Whether you’ve heard about ELLs, ELs, or perhaps even DLLs, all these terms refer to students who primarily speak a language other than English in their homes (referring to English Language Learners, English Learners, and Dual Language Learners, respectively). Since the US Department of Education currently refers to English learners as ELs, we will too for the sake of simplicity. I am an educator who has worked with ELs for most of my career – I started by tutoring newly arrived refugees, then teaching English as a second language in the K-12 classroom, and now live abroad and work in curriculum design and e-learning. As such, I’ve spent a lot of time thinking about how students can most effectively acquire the English skills needed not only for academics but for daily life.
Many educators feel overwhelmed when thinking about how to best work with ELs because, in addition to the many pieces of identity that all students bring to the table, ELs enter the classroom with even more variables. These can include the language they speak at home, literacy level in their home language, immigration or refugee status, level of spoken English, and level of English literacy. The list goes on and on! It’s no wonder that many educators feel overwhelmed when confronted with these additional factors that can impact a student’s learning. However, in 2023, teachers are better equipped than ever before to co-construct authentic English learning opportunities based on trusting relationships, English in context, and technology tools.
English Learners in the United States
The U.S. Department of Education's report 'Our Nation's English Learners indicates that ELs represent more than 10% of the K-12 student population in the United States (Our Nation's English Learners, 2023). Still, this number is much more significant in communities with higher proportions of immigrants or refugees. Among ELs that are classified with disabilities, they are far more likely to be classified with a specific learning disability or speech and language impairment as compared to a non-EL counterpart (Our Nation's English Learners, 2023). Across the United States, ELs speak a wide variety of languages at home, but ELs' most common home language is Spanish, followed distantly by Arabic, Chinese, and Vietnamese (Our Nation's English Learners, 2023). However, these broad statistics cannot accurately characterize the situation of each individual English learner in your classroom. By getting to know a learner and showing genuine interest in their home language and culture, a teacher can begin building a trusting relationship with an English Learner. When I worked with teenage students who were newly arrived in the US with beginning English levels, here were some questions that always elicited enthusiastic and interesting responses!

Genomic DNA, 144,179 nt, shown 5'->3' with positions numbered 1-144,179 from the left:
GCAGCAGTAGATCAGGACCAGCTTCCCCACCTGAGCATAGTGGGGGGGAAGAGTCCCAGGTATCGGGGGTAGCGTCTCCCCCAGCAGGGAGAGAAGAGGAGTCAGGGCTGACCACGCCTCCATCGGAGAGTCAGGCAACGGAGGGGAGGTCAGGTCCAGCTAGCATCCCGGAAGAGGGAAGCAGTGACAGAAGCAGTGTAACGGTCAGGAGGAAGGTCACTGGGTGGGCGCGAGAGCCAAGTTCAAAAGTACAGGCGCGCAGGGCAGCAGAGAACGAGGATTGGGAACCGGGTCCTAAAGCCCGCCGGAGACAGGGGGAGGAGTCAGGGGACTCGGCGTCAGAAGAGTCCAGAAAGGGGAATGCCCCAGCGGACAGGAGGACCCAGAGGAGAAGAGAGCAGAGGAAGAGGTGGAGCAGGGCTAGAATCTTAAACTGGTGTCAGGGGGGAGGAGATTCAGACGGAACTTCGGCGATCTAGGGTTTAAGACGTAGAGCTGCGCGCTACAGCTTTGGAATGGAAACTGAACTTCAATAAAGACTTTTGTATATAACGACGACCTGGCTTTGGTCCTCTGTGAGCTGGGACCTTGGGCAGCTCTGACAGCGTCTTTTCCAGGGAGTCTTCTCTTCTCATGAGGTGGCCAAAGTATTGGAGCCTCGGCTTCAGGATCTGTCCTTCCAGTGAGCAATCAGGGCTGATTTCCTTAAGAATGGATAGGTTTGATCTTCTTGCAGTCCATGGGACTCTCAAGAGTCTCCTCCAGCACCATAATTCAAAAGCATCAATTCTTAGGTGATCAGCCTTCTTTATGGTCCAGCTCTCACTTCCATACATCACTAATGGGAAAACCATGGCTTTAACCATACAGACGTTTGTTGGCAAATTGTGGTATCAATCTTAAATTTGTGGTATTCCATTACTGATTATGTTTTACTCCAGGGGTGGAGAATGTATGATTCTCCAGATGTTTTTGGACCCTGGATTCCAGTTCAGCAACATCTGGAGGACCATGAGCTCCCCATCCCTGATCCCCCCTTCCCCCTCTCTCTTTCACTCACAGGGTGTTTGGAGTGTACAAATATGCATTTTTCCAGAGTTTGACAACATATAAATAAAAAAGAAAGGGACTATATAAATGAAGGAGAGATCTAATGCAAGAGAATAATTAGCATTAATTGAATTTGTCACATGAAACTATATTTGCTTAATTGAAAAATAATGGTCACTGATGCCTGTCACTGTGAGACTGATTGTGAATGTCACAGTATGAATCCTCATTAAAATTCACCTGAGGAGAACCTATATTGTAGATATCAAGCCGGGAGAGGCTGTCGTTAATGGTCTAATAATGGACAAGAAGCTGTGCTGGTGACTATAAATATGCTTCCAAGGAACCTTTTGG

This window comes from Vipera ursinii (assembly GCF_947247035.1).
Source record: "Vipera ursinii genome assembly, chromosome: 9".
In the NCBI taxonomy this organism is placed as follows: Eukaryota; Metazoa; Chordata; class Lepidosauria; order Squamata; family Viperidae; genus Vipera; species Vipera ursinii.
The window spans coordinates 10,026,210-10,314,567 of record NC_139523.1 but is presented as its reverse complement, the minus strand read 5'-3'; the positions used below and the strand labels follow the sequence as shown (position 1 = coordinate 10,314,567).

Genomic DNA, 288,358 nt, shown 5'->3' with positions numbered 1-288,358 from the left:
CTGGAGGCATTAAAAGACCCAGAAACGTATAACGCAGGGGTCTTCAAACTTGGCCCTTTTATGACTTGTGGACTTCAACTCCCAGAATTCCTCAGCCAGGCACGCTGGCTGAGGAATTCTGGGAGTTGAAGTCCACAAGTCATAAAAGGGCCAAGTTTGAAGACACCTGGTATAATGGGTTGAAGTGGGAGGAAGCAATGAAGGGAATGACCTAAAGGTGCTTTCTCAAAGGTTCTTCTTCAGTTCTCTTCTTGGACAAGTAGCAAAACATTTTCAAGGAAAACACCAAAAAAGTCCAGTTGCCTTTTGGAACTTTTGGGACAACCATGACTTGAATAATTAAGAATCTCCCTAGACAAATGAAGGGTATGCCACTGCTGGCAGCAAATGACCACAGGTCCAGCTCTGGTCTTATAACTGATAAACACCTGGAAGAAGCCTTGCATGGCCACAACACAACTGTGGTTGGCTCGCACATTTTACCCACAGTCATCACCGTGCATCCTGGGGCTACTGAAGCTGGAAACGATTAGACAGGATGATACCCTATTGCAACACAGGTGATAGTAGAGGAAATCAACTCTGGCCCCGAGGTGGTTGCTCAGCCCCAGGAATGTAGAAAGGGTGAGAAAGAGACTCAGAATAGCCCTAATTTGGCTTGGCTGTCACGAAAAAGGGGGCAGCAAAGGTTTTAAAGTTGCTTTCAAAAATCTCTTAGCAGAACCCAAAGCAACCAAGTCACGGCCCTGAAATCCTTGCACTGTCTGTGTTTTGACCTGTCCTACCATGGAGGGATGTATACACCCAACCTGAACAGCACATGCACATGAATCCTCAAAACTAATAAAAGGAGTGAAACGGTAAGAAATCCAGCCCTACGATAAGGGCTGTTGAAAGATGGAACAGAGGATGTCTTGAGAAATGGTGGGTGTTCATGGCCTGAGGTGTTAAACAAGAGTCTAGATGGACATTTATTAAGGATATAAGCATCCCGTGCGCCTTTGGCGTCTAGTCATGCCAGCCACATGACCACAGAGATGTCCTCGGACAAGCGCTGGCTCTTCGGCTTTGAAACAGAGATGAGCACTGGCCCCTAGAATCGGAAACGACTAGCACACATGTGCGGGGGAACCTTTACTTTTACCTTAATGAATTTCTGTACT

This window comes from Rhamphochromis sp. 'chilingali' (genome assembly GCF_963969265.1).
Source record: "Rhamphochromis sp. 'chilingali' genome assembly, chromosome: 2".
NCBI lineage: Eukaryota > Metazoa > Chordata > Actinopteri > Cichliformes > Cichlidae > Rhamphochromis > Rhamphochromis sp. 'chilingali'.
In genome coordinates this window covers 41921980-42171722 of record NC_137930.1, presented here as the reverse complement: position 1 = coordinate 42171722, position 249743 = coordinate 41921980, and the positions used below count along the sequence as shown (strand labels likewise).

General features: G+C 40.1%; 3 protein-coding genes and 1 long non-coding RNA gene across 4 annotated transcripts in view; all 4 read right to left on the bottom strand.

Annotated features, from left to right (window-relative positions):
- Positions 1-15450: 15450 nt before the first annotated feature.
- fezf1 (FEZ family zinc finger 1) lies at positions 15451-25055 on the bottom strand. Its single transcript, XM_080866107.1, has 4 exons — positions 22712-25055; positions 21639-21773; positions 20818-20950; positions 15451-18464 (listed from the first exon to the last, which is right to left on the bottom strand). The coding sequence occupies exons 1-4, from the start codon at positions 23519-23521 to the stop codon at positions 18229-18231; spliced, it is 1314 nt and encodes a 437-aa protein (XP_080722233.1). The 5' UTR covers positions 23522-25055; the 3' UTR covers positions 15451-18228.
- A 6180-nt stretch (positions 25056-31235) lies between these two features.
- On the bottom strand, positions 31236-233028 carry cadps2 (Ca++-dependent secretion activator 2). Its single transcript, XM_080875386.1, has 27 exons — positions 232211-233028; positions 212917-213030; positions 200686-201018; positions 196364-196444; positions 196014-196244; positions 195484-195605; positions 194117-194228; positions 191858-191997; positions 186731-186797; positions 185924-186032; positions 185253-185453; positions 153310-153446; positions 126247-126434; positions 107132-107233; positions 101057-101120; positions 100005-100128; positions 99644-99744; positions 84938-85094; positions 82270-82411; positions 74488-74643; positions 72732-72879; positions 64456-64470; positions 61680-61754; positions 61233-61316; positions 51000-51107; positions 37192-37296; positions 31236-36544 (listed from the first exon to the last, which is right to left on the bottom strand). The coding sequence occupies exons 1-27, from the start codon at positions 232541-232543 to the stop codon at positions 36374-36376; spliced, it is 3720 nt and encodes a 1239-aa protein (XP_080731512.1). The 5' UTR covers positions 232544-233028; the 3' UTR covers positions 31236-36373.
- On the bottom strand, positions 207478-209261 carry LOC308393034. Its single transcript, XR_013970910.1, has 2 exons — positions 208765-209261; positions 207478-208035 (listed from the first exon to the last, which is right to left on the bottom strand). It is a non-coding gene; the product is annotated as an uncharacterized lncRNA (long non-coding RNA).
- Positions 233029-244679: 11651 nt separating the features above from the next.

Getting to Know Your EL Students: Key Questions
Depending on your student’s parent or caregiver’s level of English, it can also help to learn about the student’s past educational history in their prior country, the student’s literacy level in their home language, and if their home language uses Roman or non-Roman characters. Not all of these questions will apply to all students, but by learning about each EL individually, teachers can create a classroom that is culturally relevant and responsive, as my colleague Alicia wrote about in this blog. Genuine interest in ELs home cultures, backgrounds, and the strengths they bring to the classroom lays the groundwork for a more equitable classroom for all learners.
Second Language Acquisition in the Classroom
Most language learning experts agree that the process of language acquisition is complex and multifactorial. It is broadly accepted that language acquisition follows different neuro-cognitive processes in infancy, early childhood, and for older children and adults.
Chomsky's universal grammar theory was one of the first tenets of language acquisition – positing that humans are born with an innate understanding of language structure, a sort of “language blueprint” that sets the stage for future learning. Later, Piaget's cognitive theory suggested that children construct their understanding of language through interaction with their environment ('Theories of Language Acquisition').
While Chomsky’s and Piaget’s theories are foundational for how we understand language acquisition today, many educators who work with ELs adhere to the Input Hypothesis of second language acquisition, as proposed by Stephen Krashen. Krashen emphasizes the importance of comprehensible input, which refers to language input that learners can understand, even if they don't understand every word.